Solving the Symptom

Saturday, April 5th, 2014

For the past 10 days, I’ve been getting bids for dealing with water in my crawlspace. It’s been a great refresher course in the difference between solving a problem and treating a symptom.

To be sure, I don’t like having standing water under the house. But if I want to solve this for good, I need to think in terms of what put it there instead of just how to get it out. I can get it out on my own–a submersible pump and then the Shop Vac (both borrowed from my older son) are all I needed.  I got th water all out myself a week ago.

But after getting it “squeegee dry” on a Saturday evening, it was already starting to come back in the next morning. That’s when I started asking for bids.

I’ve had four different outfits look at it. Two had variations of the same approach in mind–because they were selling the same patented system (which I did not know when I asked them both to bid). That system is great at solving the symptom–water in the crawlspace–or more often, in someone’s basement. It just collects it and pumps it back out automatically, using a largely inconspicuous collection system.  It even has a double back up on the sump pump to be sure it keeps pumping under all circumstances.

My landscape guy suggested there’s enough slope on the lot that we can channel the water to a corner of the crawl (which has a concrete floor) via grooves and get it out with just a gravity drain. That’s lots cheaper and would probably be just as effective–at solving the symptom.

Day before yesterday, a general contractor I’ve used for remodel projects took a look at it. He really looked at it.  He checked where the drainage from the underground downspout system was coming out.  He looked at the outlet for the surface drainage.  He dug down on the lowest corner of the house to see what was actually going on at the foundation/footing contact.  Then he suggested a cost-effective way to solve the problem.  

The problem in this case is that water is using the foundation of my house as the easiest way downhill when it rains.  I need to create an easier way for it to go–and make the route next to the house harder.  It looks like we can do that for less than what the guys with the razzle dazzle system would charge.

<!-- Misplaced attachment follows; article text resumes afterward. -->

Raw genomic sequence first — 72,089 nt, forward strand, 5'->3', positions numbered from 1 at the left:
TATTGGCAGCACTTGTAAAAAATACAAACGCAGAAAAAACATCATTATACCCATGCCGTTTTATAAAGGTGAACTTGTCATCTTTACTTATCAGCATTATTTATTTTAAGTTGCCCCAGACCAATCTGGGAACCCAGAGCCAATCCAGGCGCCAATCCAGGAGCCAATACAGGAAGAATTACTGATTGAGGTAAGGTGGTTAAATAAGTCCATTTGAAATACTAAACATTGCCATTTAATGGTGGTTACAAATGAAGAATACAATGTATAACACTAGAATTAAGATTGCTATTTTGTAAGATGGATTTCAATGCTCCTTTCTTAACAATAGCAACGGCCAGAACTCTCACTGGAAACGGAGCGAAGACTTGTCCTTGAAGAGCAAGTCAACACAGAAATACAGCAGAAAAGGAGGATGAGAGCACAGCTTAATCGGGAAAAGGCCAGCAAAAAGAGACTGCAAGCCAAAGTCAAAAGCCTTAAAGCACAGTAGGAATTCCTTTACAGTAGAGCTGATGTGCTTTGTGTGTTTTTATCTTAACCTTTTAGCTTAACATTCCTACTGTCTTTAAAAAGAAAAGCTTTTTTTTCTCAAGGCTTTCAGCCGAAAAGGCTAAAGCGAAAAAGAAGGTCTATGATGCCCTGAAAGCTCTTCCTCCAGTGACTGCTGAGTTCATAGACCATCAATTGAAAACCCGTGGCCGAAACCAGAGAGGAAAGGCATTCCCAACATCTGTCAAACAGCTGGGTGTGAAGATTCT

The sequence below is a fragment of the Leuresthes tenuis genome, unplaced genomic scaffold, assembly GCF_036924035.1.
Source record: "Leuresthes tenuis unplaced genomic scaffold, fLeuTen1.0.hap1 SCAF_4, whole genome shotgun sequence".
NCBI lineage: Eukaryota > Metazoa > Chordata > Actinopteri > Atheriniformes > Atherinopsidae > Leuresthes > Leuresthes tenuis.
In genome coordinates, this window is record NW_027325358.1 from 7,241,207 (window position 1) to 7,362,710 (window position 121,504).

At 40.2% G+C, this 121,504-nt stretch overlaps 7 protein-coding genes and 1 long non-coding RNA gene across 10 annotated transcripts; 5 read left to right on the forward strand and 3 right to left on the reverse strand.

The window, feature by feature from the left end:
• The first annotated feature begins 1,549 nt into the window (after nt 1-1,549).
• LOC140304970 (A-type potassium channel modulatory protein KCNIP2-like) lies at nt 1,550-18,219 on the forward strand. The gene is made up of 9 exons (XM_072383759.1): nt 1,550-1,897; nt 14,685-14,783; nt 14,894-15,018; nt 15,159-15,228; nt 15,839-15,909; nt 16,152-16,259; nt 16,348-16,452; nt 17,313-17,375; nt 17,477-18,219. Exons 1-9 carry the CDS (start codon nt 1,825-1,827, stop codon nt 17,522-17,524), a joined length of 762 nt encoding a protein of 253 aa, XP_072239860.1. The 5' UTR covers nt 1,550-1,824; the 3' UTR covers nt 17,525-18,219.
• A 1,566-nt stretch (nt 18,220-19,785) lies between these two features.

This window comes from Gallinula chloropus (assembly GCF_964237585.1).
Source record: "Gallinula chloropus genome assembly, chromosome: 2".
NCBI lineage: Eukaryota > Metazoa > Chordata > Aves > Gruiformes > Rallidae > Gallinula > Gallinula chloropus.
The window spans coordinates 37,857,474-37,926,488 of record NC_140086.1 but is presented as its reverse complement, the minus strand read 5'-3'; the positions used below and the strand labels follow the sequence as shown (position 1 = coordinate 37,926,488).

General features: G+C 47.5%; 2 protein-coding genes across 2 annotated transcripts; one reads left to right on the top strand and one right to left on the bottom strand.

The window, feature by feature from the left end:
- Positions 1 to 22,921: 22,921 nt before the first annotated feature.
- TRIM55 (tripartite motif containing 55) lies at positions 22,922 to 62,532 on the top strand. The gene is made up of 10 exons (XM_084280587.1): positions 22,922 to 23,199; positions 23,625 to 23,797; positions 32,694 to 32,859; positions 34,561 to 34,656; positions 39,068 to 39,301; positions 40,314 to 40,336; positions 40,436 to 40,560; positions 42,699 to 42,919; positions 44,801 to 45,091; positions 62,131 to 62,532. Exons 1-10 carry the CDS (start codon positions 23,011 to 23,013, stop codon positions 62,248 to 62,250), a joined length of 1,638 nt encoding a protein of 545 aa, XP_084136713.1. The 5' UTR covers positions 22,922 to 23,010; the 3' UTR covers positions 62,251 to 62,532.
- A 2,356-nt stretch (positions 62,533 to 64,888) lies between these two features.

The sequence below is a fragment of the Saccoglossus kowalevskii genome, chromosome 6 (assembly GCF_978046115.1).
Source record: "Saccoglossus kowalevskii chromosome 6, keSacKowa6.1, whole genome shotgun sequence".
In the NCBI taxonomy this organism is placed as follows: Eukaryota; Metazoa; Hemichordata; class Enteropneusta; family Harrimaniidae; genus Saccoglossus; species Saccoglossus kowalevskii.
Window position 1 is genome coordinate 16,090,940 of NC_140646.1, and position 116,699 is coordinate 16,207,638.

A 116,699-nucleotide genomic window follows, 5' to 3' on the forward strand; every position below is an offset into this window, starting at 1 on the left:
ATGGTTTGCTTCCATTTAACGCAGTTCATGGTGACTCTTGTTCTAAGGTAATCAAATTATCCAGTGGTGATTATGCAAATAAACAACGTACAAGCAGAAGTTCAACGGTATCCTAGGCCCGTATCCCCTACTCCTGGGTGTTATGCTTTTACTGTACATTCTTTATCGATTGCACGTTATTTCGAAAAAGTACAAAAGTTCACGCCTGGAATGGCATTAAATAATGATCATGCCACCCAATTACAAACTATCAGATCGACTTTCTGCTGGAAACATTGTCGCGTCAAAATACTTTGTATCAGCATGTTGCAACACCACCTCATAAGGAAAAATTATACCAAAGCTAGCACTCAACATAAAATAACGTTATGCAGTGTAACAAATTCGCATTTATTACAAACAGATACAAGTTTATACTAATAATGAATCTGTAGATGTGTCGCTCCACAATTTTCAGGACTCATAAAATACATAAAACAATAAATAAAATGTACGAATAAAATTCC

What I do or don’t do with my water issue isn’t the point here.  How often do we “solve the symptom” when we think we’re really solving the problem?  The doctor says your blood pressure is high.  He recommends taking medication for that.  Symptom solved.  But what’s causing the high blood pressure?  Stress?  And undetected underlying medical condition?  You can help yourself better if you know and deal with that.

Same idea in a financial context:  You don’t have enough money at the end of the month to make the mortgage payment.  So you change that payment to earlier in the month.  The symptom is no longer creating discomfort but the problem remains–you’re living hand to mouth.  Why wasn’t there enough money at the end of the month?  Are you spending more than you realize?  Is someone who has access to your funds using them for a drug or gambling addiction?  Is your lifestyle more than you can afford?  Is someone just plain stealing from you?  You won’t discover these things if you just deal with the symptom and move on.

As a nation, we’ve become focused on eliminating symptoms instead of solving problems.  We vote to extend unemployment benefits rather than getting on with the reforms that are needed to get the economy humming on a stronger note.  We make laws about carrying guns and then leave the epidemic of mental health problems unaddressed.

As individuals, we can choose better every day.  Let’s solve problems.  That eliminates the pesky symptom but goes a whole lot farther toward keeping things on the right track over time.

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Mary Lloyd is a writer and speaker and author of Supercharged Retirement:  Ditch the Rocking Chair, Trash the Remote, and Do What You Love.  For more, please see her website.